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Lawmakers Should Raise Overtime Threshold For Farms

It was obvious last year with the passage of the Farm Laborers Fair Labor Protections Act that downstate Democrats are out of touch with the needs of the state’s agricultural community.

This week provided a reminder of just how out of touch the Democrats who wrote the legislation actually are. The law contains a 60-hour overtime threshold for farm workers that is to be revisited by a state Labor Department wage board. State Assemblyman Andrew Goodell, R-Jamestown, was quick to point out last year how flimsy the 60-hour overtime rule for farm labor in the Farm Laborer’s Fair Labor Act actually is. The wage board, as Goodell pointed out, is statutorily bound to only decrease the overtime number, not increase it. The law’s mandate that the wage board be convened starting in March — for a law that didn’t take effect until January 1 — makes the overtime rule even more flimsy.

The 60-hour rule might make it through only one growing season before the state decreases the overtime threshold, a number legislators included in the legislation for the sole purpose of mollifying the opposition of the agricultural community. What does it say about Democrats’ view of the agricultural community that its plan to make the Farm Laborers Fair Labor Protections Act amenable to farmers might not even last until the start of the law’s first harvest? Public hearings will be held starting in March and continuing in April with the wage board’s decision on the 60-hour overtime treshold due by December, though a decision could come earlier than that.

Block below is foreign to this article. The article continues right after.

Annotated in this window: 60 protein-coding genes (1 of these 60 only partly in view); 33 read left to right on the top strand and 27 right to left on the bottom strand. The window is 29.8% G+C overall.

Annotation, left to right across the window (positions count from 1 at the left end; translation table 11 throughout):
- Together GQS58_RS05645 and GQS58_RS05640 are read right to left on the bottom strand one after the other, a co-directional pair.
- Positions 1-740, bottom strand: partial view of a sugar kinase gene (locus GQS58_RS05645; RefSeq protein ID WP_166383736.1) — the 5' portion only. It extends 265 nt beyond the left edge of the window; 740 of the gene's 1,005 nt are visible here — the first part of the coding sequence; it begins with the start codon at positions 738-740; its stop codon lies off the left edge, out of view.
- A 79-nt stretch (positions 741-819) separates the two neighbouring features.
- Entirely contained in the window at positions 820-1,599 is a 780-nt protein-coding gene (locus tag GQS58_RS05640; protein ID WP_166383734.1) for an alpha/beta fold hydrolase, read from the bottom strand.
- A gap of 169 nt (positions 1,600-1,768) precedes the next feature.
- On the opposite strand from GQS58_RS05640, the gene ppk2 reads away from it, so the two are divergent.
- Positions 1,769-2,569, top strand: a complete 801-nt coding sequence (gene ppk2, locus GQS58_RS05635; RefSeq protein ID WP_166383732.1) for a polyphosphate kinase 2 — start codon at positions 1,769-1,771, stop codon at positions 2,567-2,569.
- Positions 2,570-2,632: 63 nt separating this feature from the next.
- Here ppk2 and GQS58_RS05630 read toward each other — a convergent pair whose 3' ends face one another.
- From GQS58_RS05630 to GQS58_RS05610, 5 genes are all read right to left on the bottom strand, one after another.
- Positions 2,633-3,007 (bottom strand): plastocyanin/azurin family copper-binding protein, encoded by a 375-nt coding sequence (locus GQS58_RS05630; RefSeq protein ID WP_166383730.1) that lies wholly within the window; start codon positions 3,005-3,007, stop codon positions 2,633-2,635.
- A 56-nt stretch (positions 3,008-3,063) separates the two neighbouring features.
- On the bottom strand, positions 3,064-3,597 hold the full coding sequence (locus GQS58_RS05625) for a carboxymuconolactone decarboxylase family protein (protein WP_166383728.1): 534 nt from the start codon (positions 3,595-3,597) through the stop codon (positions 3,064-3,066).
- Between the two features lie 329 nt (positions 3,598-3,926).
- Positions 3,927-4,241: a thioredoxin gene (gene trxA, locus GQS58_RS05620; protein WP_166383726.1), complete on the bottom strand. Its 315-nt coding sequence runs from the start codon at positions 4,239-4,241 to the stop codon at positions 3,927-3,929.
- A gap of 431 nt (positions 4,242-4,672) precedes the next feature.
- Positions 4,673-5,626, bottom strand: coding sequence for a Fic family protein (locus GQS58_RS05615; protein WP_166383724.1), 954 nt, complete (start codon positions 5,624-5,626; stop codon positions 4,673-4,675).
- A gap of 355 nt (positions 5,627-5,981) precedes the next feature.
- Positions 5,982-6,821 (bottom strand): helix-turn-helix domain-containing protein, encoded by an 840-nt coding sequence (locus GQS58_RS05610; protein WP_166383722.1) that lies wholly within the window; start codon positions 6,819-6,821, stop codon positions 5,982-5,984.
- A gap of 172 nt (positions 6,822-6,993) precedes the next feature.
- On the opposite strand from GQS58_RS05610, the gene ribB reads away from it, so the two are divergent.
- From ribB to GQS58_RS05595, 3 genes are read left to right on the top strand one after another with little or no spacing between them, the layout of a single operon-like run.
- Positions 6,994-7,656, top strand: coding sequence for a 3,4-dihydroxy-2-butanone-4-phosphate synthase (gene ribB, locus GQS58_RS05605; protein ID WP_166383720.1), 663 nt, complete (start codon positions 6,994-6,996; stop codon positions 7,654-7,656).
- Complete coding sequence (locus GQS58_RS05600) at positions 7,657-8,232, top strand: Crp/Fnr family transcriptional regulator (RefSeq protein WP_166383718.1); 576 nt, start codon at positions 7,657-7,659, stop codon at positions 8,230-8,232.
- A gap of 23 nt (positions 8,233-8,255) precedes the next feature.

The best farmers can hope for is that the wage board keeps the overtime threshold the same. In the absence of hard data from either side the wage board should keep the 60-hour rule and reconvene the wage board in 2021. At least there will be one year of information for workers and farmers to use to make their case to the wage board. Additionally, the legislature should consider an amendment giving some wiggle room to the labor board to change the overtime threshold in the case of extreme weather. The New York State Farm Bureau has a valid concern that a perfect growing season may lead to a decrease in the overtime threshold one year that creates an impossible business situation in the case of a major drought or rainy season.

We don’t expect the legislature to ever approve a mechanism allowing the overtime threshold to increase, but a mechanism providing relief during a particularly difficult growing season might save some family farms from ruination.

Such a mechanism would also go a long way toward rebuilding a modicum of trust between the agricultural community and state government.

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